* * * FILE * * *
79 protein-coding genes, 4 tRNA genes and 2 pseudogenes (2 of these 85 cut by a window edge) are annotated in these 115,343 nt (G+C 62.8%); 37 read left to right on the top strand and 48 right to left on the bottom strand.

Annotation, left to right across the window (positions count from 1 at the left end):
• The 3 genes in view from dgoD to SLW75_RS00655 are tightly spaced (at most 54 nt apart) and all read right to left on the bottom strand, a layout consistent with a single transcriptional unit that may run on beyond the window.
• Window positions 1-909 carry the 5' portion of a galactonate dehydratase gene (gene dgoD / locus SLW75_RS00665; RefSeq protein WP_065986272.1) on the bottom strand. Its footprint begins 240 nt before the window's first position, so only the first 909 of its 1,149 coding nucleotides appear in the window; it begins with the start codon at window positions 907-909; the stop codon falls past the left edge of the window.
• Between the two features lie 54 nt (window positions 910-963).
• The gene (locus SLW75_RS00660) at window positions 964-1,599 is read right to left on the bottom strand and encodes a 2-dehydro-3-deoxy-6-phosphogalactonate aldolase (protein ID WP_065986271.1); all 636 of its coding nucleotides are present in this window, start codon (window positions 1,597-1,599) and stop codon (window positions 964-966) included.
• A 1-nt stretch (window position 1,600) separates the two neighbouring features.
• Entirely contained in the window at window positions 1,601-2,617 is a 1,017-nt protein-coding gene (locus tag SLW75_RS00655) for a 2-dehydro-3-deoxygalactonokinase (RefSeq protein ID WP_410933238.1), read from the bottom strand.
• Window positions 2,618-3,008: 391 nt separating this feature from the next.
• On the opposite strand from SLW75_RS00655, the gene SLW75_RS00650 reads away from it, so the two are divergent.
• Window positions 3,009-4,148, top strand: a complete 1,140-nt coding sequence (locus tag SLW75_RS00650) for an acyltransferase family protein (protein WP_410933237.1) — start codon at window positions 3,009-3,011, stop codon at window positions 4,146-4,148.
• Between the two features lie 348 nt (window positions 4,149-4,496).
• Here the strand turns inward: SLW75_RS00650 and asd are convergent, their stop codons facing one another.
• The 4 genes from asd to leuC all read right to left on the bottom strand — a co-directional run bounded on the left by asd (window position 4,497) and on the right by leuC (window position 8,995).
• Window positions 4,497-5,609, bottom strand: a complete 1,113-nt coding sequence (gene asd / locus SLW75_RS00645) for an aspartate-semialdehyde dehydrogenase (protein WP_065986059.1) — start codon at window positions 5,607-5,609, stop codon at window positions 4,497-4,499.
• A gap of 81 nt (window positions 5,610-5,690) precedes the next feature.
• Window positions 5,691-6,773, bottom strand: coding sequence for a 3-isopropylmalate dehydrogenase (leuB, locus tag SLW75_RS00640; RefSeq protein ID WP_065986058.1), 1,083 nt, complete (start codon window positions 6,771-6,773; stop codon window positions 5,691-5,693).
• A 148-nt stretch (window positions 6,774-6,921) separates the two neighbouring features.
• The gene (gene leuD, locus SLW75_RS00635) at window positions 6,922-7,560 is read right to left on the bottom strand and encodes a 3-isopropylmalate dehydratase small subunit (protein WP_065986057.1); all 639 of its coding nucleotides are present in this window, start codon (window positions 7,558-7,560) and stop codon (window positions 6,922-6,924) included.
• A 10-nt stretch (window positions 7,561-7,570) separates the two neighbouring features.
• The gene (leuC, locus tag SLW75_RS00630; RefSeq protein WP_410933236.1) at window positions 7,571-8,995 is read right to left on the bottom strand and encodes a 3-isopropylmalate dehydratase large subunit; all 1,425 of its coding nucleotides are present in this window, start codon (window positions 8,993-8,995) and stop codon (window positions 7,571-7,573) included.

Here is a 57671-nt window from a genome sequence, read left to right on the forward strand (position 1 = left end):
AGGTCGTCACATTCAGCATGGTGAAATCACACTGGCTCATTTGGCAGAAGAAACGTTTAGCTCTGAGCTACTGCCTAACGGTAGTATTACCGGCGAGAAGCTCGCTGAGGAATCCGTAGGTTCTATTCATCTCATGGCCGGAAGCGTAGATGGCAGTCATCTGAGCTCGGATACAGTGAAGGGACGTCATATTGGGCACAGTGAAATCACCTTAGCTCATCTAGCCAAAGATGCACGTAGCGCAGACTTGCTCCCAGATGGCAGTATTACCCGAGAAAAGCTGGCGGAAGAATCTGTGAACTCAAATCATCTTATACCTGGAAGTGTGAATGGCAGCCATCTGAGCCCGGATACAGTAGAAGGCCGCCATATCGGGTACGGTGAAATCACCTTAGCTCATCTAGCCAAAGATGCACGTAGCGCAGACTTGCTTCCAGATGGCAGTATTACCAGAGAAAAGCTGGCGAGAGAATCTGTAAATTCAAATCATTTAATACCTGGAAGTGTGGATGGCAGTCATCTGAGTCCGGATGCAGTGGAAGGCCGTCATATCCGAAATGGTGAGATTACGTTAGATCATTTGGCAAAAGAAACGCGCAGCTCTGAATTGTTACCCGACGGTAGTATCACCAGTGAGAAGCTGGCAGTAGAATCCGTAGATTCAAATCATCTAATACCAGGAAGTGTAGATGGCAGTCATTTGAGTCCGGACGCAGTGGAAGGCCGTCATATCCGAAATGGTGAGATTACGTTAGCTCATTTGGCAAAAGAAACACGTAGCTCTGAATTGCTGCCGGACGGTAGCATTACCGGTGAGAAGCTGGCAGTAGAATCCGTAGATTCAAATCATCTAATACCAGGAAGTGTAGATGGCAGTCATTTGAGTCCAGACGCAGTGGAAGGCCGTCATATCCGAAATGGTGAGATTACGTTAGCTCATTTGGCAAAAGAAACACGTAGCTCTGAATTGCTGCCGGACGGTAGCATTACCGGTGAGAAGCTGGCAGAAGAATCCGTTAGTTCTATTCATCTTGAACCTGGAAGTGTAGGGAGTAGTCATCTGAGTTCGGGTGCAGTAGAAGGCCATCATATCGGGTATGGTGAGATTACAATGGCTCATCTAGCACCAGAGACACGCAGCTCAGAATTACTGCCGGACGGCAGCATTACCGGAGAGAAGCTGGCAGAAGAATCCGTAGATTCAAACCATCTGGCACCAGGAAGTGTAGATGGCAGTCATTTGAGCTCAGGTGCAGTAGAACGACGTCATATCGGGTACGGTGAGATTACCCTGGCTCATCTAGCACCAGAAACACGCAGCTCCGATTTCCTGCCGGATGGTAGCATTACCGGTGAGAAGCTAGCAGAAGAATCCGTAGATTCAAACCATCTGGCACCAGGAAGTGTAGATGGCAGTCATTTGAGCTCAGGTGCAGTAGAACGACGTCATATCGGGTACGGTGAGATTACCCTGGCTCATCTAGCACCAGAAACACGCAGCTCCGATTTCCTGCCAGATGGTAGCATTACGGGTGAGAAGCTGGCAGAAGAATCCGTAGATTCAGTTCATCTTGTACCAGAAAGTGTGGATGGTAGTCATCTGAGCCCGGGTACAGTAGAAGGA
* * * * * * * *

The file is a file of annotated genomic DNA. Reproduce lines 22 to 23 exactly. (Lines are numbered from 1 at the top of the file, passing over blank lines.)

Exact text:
Here is a 57671-nt window from a genome sequence, read left to right on the forward strand (position 1 = left end):
AGGTCGTCACATTCAGCATGGTGAAATCACACTGGCTCATTTGGCAGAAGAAACGTTTAGCTCTGAGCTACTGCCTAACGGTAGTATTACCGGCGAGAAGCTCGCTGAGGAATCCGTAGGTTCTATTCATCTCATGGCCGGAAGCGTAGATGGCAGTCATCTGAGCTCGGATACAGTGAAGGGACGTCATATTGGGCACAGTGAAATCACCTTAGCTCATCTAGCCAAAGATGCACGTAGCGCAGACTTGCTCCCAGATGGCAGTATTACCCGAGAAAAGCTGGCGGAAGAATCTGTGAACTCAAATCATCTTATACCTGGAAGTGTGAATGGCAGCCATCTGAGCCCGGATACAGTAGAAGGCCGCCATATCGGGTACGGTGAAATCACCTTAGCTCATCTAGCCAAAGATGCACGTAGCGCAGACTTGCTTCCAGATGGCAGTATTACCAGAGAAAAGCTGGCGAGAGAATCTGTAAATTCAAATCATTTAATACCTGGAAGTGTGGATGGCAGTCATCTGAGTCCGGATGCAGTGGAAGGCCGTCATATCCGAAATGGTGAGATTACGTTAGATCATTTGGCAAAAGAAACGCGCAGCTCTGAATTGTTACCCGACGGTAGTATCACCAGTGAGAAGCTGGCAGTAGAATCCGTAGATTCAAATCATCTAATACCAGGAAGTGTAGATGGCAGTCATTTGAGTCCGGACGCAGTGGAAGGCCGTCATATCCGAAATGGTGAGATTACGTTAGCTCATTTGGCAAAAGAAACACGTAGCTCTGAATTGCTGCCGGACGGTAGCATTACCGGTGAGAAGCTGGCAGTAGAATCCGTAGATTCAAATCATCTAATACCAGGAAGTGTAGATGGCAGTCATTTGAGTCCAGACGCAGTGGAAGGCCGTCATATCCGAAATGGTGAGATTACGTTAGCTCATTTGGCAAAAGAAACACGTAGCTCTGAATTGCTGCCGGACGGTAGCATTACCGGTGAGAAGCTGGCAGAAGAATCCGTTAGTTCTATTCATCTTGAACCTGGAAGTGTAGGGAGTAGTCATCTGAGTTCGGGTGCAGTAGAAGGCCATCATATCGGGTATGGTGAGATTACAATGGCTCATCTAGCACCAGAGACACGCAGCTCAGAATTACTGCCGGACGGCAGCATTACCGGAGAGAAGCTGGCAGAAGAATCCGTAGATTCAAACCATCTGGCACCAGGAAGTGTAGATGGCAGTCATTTGAGCTCAGGTGCAGTAGAACGACGTCATATCGGGTACGGTGAGATTACCCTGGCTCATCTAGCACCAGAAACACGCAGCTCCGATTTCCTGCCGGATGGTAGCATTACCGGTGAGAAGCTAGCAGAAGAATCCGTAGATTCAAACCATCTGGCACCAGGAAGTGTAGATGGCAGTCATTTGAGCTCAGGTGCAGTAGAACGACGTCATATCGGGTACGGTGAGATTACCCTGGCTCATCTAGCACCAGAAACACGCAGCTCCGATTTCCTGCCAGATGGTAGCATTACGGGTGAGAAGCTGGCAGAAGAATCCGTAGATTCAGTTCATCTTGTACCAGAAAGTGTGGATGGTAGTCATCTGAGCCCGGGTACAGTAGAAGGA